Alpha-adrenergic Antagonists. Alpha-adrenergic antagonist therapy has been studied as a treatment for children with pelvic-floor overactivity. Therapy aims to reduce bladder-outlet resistance, although studies suggest that alpha-adrenergic antagonists might also increase functional bladder capacity.[32] Austin et al. studied the use of doxazosin in 17 children, 12 of whom had evidence of non-neurogenic dysfunctional voiding. Of the children treated, 82% showed a significant improvement in symptoms, and 71% had a reduction in their PVR urine volume. All patients with uninhibited detrusor contractions experienced resolution of their symptoms, and symptoms in patients with evidence of detrusor-sphincter dyssynergia improved with therapy. All three children who failed to respond to treatment had evidence of non-neurogenic neurogenic bladder syndrome. Adverse events were minimal; only one child experienced mild postural hypotension, which resolved with dose reduction.[33] Although alpha-adrenergic antagonist therapy has not been studied extensively, it seems to be safe in children, and effective in treating children with dysfunctional voiding.

Tricyclic Antidepressants. Imipramine has been shown to have anticholinergic and antispasmodic effects,[34] and can improve awareness of bladder fullness.[26] Tricyclic antidepressants are, however, associated with significant adverse effects, including anxiety, nausea, insomnia, and personality changes. An overdose of tricyclic antidepressants can cause cardiac arrhythmia, hypotension, and convulsions, and in some cases can lead to death.[35] Furthermore, controlled studies of imipramine have failed to show a significant benefit over placebo in the treatment of urge incontinence or voiding dysfunction.[36] Although tricyclic antidepressants have been used extensively in children with nocturnal enuresis, they have a limited role in the treatment of daytime wetting in children.

Pelvic-floor biofeedback training has been used successfully in patients with pelvic-floor dysfunction. Children are taught to relax while voiding by sitting with the thighs spread apart and bending forward slightly. A bench or stool can be placed under the feet of smaller children to aid in relaxation. For a biofeedback program to be successful, however, the patient's participation and interest are required.[37,38] Porena and colleagues showed that biofeedback therapy was successful in treating children with functional detrusor-sphincter dyssynergia. Children who completed therapy had shorter voiding times, decreased PVR volumes, and quiescent pelvic-floor musculature during voiding, when compared to baseline.[39] Similarly, Chin-Peuckert and colleagues reported that 61% of their patients treated with biofeedback for detrusor-sphincter dyssynergia demonstrated durable improvement in symptoms at a mean follow up of 9 months.[40]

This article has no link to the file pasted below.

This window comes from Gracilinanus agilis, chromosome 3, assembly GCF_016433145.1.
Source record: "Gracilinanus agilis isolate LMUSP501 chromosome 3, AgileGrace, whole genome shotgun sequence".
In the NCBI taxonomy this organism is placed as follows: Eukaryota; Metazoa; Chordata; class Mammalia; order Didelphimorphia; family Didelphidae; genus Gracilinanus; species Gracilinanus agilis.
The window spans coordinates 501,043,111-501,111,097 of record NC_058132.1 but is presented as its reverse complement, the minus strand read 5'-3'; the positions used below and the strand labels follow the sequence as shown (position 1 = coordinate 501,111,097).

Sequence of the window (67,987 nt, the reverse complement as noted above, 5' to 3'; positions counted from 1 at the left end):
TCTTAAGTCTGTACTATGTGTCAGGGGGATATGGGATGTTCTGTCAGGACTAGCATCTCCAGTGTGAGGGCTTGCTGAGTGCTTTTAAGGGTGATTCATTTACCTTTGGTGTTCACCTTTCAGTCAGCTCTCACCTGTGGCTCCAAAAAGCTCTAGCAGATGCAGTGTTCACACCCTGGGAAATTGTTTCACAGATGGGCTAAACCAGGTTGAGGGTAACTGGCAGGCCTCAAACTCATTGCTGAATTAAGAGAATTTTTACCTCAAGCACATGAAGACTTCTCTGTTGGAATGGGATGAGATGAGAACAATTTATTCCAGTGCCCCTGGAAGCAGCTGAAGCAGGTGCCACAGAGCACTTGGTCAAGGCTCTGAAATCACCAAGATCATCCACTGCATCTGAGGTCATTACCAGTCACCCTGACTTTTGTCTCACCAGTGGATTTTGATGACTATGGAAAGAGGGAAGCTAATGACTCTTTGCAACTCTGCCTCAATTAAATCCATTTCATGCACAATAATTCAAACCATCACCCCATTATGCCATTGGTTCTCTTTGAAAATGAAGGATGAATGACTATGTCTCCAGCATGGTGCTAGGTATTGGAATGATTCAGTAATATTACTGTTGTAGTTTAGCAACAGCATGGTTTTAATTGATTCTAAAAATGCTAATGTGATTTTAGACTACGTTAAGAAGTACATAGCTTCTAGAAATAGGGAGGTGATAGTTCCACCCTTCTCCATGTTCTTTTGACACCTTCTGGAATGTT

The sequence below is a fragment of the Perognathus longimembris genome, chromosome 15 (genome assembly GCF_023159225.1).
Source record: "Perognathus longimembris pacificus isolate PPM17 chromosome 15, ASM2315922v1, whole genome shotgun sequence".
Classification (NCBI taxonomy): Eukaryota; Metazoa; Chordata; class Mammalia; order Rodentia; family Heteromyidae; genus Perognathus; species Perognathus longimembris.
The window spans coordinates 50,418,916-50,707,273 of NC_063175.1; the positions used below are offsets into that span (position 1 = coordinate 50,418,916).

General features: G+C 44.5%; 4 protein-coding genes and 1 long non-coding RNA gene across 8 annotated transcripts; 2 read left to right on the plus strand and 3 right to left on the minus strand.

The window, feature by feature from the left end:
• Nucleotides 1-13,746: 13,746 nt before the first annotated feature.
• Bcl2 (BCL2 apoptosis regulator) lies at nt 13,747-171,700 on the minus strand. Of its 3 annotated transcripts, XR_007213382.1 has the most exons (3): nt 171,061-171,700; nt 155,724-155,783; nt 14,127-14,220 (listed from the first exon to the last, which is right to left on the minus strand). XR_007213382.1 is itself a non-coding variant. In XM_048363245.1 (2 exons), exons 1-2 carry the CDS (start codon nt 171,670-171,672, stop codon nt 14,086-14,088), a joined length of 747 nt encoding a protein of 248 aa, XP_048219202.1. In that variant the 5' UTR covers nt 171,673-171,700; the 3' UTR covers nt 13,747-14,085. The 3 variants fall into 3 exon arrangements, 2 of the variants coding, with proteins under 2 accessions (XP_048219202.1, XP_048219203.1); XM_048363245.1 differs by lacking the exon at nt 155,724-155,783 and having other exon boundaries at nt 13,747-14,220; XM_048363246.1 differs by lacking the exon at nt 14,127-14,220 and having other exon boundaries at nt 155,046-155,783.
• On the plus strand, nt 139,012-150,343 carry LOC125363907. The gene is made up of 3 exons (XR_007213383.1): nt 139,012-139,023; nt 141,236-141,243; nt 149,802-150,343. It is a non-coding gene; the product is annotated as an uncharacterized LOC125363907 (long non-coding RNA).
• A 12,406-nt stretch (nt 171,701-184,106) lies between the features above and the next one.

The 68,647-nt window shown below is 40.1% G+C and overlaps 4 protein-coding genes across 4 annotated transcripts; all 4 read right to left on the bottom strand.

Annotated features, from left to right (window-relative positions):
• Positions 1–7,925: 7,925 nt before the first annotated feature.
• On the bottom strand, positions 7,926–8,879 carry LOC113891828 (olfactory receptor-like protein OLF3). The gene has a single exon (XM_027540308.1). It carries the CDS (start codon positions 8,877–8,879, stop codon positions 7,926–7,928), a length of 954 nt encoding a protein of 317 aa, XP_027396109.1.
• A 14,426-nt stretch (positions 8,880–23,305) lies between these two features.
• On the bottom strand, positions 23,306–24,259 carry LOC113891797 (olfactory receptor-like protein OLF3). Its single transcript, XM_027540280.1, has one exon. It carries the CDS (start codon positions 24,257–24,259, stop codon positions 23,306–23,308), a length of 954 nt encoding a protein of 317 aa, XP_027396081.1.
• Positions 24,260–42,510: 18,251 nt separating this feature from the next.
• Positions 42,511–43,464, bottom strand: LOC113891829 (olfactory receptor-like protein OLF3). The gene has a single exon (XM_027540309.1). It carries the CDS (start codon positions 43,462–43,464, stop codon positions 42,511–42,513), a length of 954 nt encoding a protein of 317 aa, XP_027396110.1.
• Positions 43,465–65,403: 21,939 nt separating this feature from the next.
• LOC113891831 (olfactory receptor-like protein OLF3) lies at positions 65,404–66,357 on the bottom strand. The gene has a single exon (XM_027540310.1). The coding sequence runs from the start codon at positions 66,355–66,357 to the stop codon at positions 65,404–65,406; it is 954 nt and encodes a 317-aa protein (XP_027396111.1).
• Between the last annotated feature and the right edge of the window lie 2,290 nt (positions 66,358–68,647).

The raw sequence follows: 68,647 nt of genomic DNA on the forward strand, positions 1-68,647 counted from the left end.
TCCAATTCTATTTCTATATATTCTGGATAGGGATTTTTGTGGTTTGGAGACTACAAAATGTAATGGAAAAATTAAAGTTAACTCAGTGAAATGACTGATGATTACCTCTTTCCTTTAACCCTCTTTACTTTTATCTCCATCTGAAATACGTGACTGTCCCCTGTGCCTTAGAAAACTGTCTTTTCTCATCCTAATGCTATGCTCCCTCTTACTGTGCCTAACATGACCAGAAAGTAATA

Interactive video games have been developed to aid in biofeedback training. Golf, basketball, and spaceship games, among others, have been developed that link the game scores to the patient's ability to contract and relax the pelvic-floor musculature. Use of these games resulted in a symptomatic improvement of up to 89% and cure rates of 61% in patients with daytime incontinence.[38] Factors associated with poor results include a small bladder capacity and patient noncompliance.[41]

Treatment of underlying constipation should be used in conjunction with primary treatment for daytime wetting. Loening-Baucke found that treatment of constipation alone led to resolution of urinary incontinence in 89% of children with functional incontinence.[12] The goal of treatment for constipation is to cleanse the bowel of impacted stool, and promote a soft, daily bowel movement. Enemas or laxatives are often used for initial bowel evacuation, followed by a maintenance program with either oral fiber supplementation or polyethylene glycol. Fiber supplements promote retention of water in the stool, which facilitates intestinal transit and defecation. Polyethylene glycol acts as a simple osmotic laxative.

A study of 55 patients with dysfunctional elimination treated with polyethylene glycol showed that 45 patients had resolution of their constipation and 44 had resolution or significant improvement of their urinary incontinence.[42] Although constipation should initially be treated medically, long-term control should include bowel training and a high-fiber diet. Bowel training requires maintenance of a defecation routine and parental support and encouragement. Use of these measures allows the majority of patients to remain free from both constipation and urinary incontinence symptoms.[43]